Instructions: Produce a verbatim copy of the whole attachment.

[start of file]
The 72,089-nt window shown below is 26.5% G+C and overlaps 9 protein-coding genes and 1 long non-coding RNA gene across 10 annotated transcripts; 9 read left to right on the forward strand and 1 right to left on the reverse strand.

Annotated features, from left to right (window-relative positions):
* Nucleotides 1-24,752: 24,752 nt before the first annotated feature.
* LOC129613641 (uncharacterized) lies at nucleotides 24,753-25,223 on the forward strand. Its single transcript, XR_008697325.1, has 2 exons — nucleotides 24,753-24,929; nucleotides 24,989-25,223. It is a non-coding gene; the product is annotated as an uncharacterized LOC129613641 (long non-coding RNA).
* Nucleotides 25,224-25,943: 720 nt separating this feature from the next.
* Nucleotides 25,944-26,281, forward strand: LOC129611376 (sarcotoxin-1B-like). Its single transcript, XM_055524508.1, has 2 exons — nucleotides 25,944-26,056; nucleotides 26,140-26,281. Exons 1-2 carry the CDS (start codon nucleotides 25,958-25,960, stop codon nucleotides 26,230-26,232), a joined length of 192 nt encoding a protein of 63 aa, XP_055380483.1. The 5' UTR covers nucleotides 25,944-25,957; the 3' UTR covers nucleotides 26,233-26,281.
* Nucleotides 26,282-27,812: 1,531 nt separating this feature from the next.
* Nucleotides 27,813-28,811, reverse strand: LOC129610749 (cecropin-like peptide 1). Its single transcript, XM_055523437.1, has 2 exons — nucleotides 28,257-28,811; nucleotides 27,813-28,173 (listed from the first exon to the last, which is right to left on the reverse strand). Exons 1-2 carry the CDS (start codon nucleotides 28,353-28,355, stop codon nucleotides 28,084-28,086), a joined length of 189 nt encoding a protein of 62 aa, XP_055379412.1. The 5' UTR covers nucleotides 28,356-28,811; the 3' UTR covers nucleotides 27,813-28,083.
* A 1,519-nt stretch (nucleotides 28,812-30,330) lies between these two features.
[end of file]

The 72,089-nt window shown below is 26.5% G+C and overlaps 9 protein-coding genes and 1 long non-coding RNA gene across 10 annotated transcripts; 9 read left to right on the forward strand and 1 right to left on the reverse strand.

Annotated features, from left to right (window-relative positions):
* Nucleotides 1-24,752: 24,752 nt before the first annotated feature.
* LOC129613641 (uncharacterized) lies at nucleotides 24,753-25,223 on the forward strand. Its single transcript, XR_008697325.1, has 2 exons — nucleotides 24,753-24,929; nucleotides 24,989-25,223. It is a non-coding gene; the product is annotated as an uncharacterized LOC129613641 (long non-coding RNA).
* Nucleotides 25,224-25,943: 720 nt separating this feature from the next.
* Nucleotides 25,944-26,281, forward strand: LOC129611376 (sarcotoxin-1B-like). Its single transcript, XM_055524508.1, has 2 exons — nucleotides 25,944-26,056; nucleotides 26,140-26,281. Exons 1-2 carry the CDS (start codon nucleotides 25,958-25,960, stop codon nucleotides 26,230-26,232), a joined length of 192 nt encoding a protein of 63 aa, XP_055380483.1. The 5' UTR covers nucleotides 25,944-25,957; the 3' UTR covers nucleotides 26,233-26,281.
* Nucleotides 26,282-27,812: 1,531 nt separating this feature from the next.
* Nucleotides 27,813-28,811, reverse strand: LOC129610749 (cecropin-like peptide 1). Its single transcript, XM_055523437.1, has 2 exons — nucleotides 28,257-28,811; nucleotides 27,813-28,173 (listed from the first exon to the last, which is right to left on the reverse strand). Exons 1-2 carry the CDS (start codon nucleotides 28,353-28,355, stop codon nucleotides 28,084-28,086), a joined length of 189 nt encoding a protein of 62 aa, XP_055379412.1. The 5' UTR covers nucleotides 28,356-28,811; the 3' UTR covers nucleotides 27,813-28,083.
* A 1,519-nt stretch (nucleotides 28,812-30,330) lies between these two features.